One of his sons, Robert Todd Lytle, served in the Ohio General Assembly and the U.S. House of Representatives and was U.S. surveyor general. Robert Todd's oldest child and only son was William Haines Lytle, born in Cincinnati on Nov. 2, 1826.
He lived in the family mansion, on land that now includes Lytle Park. He attended college and studied law in Cincinnati. At 21, he left to serve in the Mexican War, but missed most of the fighting. Back in Cincinnati, he successfully ran for the Ohio Assembly, served one term, then returned home to practice law. Throughout his life he enjoyed writing poetry.
Critical of abolition
His hometown was populated by a number of abolitionists, including Harriet Beecher Stowe, who lived in the city from 1832 to 1850. But many others held differing views, including Lytle. Carter writes: "He believed abolition would result in huge social and economic problems and criticized Republicans for asserting that abolition could be accomplished by peaceful or legal means."
In 1858 he ran for lieutenant governor of Ohio, and lost; two years later his bid for the Democratic nomination to run for a seat in the U.S. House of Representatives also failed. Lytle stayed involved in politics, campaigning for Stephen Douglas for president in 1860.
By the eve of the War Between the States, Cincinnati was one of America's great cities, the largest in the Midwest. Lytle, though, had not reached his potential. Writes Carter: "He was a man without a fixed purpose in life when the Civil War and the call to his country's duty touched a deep need to devote himself to a cause."
Lytle's sympathy for the rights of Southern slave owners did not outweigh his strong, pro-Union stance. In May 1861, he accepted a commission as colonel in the 10th Ohio Volunteer Infantry.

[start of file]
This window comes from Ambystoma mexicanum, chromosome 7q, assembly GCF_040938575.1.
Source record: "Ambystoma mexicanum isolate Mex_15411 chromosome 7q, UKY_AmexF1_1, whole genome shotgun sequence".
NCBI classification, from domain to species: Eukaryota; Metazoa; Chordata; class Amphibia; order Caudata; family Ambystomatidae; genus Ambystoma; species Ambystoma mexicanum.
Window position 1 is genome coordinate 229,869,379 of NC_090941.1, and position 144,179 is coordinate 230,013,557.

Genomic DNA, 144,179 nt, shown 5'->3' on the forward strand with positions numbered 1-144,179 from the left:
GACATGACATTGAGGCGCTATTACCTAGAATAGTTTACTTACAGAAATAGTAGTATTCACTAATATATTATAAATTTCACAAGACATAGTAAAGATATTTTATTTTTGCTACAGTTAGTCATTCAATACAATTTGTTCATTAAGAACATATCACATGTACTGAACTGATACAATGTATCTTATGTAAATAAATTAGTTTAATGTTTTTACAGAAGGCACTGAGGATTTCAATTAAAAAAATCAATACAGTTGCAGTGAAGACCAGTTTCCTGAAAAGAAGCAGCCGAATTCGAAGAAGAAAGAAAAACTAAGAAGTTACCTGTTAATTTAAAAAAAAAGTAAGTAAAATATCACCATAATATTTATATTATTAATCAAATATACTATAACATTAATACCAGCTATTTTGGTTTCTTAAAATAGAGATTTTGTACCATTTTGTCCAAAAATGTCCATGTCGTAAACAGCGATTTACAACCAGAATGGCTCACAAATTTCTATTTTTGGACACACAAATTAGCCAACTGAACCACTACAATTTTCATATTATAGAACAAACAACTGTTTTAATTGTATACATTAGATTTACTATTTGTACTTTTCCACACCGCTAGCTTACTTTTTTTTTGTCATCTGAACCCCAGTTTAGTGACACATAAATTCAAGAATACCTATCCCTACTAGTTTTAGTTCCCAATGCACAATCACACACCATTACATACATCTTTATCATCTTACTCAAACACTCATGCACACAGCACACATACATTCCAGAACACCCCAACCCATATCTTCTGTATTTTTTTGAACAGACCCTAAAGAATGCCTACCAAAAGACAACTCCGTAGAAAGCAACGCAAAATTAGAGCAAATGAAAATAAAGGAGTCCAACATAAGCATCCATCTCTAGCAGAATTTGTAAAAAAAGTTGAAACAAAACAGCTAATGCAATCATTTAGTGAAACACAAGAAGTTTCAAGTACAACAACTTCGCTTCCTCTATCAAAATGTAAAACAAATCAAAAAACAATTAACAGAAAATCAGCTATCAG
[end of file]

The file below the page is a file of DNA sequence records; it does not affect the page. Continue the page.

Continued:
Lytle's first taste of battle came on Sept. 10, 1861 at Carnifex Ferry, in what is now West Virginia. While leading a charge on horseback, he caught a Confederate bullet in his left calf. He spent four months recovering in Cincinnati.
After a series of assignments, in October 1862 he joined Union forces attempting to halt a Confederate advance into Kentucky. The armies met at the battle of Perryville, during which Lytle was shot behind the ear. Confederates captured him, and later released him on parole.
Lytle was promoted to brigadier general in March 1863 and given command of the First Brigade, Third Division, 20th Army Corps of the Army of the Cumberland. Six months later, on Sept. 19, he led troops into battle near Chickamauga Creek.
"He was always at the front," Gampfer says. "He was a genuine leader, and was thought of very highly by his men."
On the battle's second day, the 36-year-old general was indeed at the front, on horseback, leading a counterattack to stop Confederates who had broken through Union lines. Several bullets struck him and mortally wounded him.
He had never married, and was the last male in the family to carry on the Lytle name. (His sisters married, however, and Lytle descendants recently funded a renovation of the Cincinnati Historical Society's genealogy room, now called the Lytle Library.)
"Reaction to Lytle's death in Cincinnati was remarkable," Gampfer says. "It was the biggest military funeral procession in the history of the city." He is buried at Spring Grove Cemetery.
Six weeks before his death, when presented the Maltese cross by members of his old regiment, Lytle ended a speech this way:
"That the day of ultimate triumph for the Union arms, sooner or later, will come, I do not doubt, for I have faith in the courage, the wisdom, and the justice of the people. It may not be for all of us here today to listen to the chants that greet the victor, nor to hear the brazen bells ring out the new nuptials of the States.
"But those who do survive can tell, at least, to the people, how their old comrades, whether in the skirmish or the charge ... died with their harness on, in the great war for Union and Liberty."